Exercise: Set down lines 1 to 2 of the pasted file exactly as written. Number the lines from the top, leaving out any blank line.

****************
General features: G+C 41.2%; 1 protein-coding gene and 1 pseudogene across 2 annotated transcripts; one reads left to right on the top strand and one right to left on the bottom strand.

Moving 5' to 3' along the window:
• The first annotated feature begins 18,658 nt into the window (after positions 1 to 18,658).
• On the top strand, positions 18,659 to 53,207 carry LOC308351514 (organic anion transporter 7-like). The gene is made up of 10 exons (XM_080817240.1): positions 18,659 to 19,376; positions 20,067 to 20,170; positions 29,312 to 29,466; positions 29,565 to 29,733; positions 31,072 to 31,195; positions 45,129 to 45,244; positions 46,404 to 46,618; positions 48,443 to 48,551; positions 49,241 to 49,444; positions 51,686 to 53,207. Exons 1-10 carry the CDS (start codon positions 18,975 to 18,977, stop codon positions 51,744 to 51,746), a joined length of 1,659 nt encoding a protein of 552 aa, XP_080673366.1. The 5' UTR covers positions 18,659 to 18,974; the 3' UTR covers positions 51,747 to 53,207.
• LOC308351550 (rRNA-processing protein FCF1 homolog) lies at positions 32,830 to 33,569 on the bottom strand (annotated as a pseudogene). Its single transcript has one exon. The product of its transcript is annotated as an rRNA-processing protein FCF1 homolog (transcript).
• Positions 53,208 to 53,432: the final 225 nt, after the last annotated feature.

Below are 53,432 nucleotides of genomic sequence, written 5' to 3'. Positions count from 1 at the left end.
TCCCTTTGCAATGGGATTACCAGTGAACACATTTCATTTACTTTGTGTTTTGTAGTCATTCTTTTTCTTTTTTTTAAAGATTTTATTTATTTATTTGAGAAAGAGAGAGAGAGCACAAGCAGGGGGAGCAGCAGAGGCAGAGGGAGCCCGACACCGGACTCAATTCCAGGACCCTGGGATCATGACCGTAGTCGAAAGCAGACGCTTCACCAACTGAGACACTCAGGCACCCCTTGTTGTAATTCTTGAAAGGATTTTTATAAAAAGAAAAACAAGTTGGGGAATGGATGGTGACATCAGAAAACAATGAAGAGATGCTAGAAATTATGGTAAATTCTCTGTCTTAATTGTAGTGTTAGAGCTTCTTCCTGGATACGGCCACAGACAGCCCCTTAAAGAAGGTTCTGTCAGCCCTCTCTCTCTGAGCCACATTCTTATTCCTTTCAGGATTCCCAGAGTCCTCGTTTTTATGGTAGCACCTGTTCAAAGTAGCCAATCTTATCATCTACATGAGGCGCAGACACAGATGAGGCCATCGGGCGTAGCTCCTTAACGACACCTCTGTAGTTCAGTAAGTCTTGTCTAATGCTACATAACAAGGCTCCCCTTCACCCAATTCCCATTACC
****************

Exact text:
General features: G+C 41.2%; 1 protein-coding gene and 1 pseudogene across 2 annotated transcripts; one reads left to right on the top strand and one right to left on the bottom strand.

Moving 5' to 3' along the window: